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I have been a manager as well as an editor at one level or another for twenty years, and I understand the sorts of things that you have to say publicly once you have taken the king's shilling. 
But for sheer, staggering baldfaced nonsense, it would be hard to top a statement that Marcus Brauchli, editor of The Washington Post, put in a memo announcing the latest round of buyouts at the paper: "Our objective is a limited staff reduction that won’t affect the quality, ambition or authority of our journalism."
The buyout offer excludes newsroom employees in specified key areas.Here are the categories of the dispensable: "Those who qualify: Business, Metro, the Magazine, Style, news designers and copy editors on the Universal desk."
When newspapers shed editors and copy editors, it is not just the case that an increase in typographical errors and lapses in grammar and usage follows. It does, and readers notice. It is also the case that there is an increase in slipshod reporting and writing, because there are fewer people left to challenge low-grade work, and the frazzled survivors are overwhelmed. 
I draw your attention to a case in point: a merciless anatomization at ChicagoReader.com of a routine news story in the Chicago Tribune that has more gaping holes in it than the hull of the Titanic. Read and believe.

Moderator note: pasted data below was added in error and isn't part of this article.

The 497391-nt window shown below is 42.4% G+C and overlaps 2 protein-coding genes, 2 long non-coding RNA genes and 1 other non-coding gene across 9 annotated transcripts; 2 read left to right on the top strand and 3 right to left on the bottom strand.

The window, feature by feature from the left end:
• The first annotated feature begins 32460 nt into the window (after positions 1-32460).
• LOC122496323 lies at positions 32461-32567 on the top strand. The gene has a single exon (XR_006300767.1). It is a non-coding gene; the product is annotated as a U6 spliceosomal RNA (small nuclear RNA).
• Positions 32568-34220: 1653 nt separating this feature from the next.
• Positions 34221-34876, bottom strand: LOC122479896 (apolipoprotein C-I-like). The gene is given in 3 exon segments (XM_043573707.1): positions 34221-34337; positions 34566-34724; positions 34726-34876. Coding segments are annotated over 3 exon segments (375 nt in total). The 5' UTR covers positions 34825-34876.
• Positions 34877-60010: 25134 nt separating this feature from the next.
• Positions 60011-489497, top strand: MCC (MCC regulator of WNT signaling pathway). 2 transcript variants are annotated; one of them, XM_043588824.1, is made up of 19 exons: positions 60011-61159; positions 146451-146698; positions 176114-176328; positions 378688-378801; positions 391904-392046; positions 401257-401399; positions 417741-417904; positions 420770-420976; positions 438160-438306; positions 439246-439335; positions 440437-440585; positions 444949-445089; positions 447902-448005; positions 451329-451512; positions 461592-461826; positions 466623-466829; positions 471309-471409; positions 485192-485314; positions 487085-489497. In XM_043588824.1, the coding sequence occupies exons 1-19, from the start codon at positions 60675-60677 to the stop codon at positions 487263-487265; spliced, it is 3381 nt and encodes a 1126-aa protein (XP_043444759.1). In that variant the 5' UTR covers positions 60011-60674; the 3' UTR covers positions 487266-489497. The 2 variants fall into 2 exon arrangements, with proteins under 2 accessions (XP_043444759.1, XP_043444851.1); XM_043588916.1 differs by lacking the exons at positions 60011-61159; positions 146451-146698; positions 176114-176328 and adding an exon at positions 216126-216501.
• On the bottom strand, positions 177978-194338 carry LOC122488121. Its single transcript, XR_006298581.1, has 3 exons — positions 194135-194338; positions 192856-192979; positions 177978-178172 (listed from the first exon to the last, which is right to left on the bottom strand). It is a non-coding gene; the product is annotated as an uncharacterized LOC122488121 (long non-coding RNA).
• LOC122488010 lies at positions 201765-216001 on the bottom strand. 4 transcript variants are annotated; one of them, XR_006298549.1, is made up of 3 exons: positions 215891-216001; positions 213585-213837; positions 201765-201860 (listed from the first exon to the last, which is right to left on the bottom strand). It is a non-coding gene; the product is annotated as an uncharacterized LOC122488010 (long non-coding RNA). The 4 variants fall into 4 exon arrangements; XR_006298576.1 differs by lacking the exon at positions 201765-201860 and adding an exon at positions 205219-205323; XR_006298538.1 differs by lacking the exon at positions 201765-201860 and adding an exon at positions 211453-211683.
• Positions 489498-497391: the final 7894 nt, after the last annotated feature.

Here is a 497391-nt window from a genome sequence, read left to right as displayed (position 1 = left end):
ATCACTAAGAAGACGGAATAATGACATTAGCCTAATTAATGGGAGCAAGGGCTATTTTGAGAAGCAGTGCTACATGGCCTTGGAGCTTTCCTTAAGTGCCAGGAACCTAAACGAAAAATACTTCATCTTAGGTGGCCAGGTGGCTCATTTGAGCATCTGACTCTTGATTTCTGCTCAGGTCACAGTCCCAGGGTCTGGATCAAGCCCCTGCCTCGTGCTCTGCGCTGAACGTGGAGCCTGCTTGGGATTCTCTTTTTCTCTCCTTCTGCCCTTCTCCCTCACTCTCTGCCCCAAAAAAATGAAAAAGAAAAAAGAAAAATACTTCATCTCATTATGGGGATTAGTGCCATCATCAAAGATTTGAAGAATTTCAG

This is not to single out the hapless Mr. Brauchli, who merely says the things that are said on these grim occasions, or the Chicago Tribune, whose pathetic example is multiplied by the thousands in the daily press (including,sadly, my own shop). I also understand the difficult decisions that have to be made by management when the revenue ceases to support the operation, having myself been on the wrong side of one of those difficult decisions. 
But pretending that editors don't matter much, or that fewer people can take on more work without a cost to quality, or that electronic gimmickry can be made to substitute for judgment (Have you seen the things that grammar-check software turns up?) won't work. The customers start to notice. 
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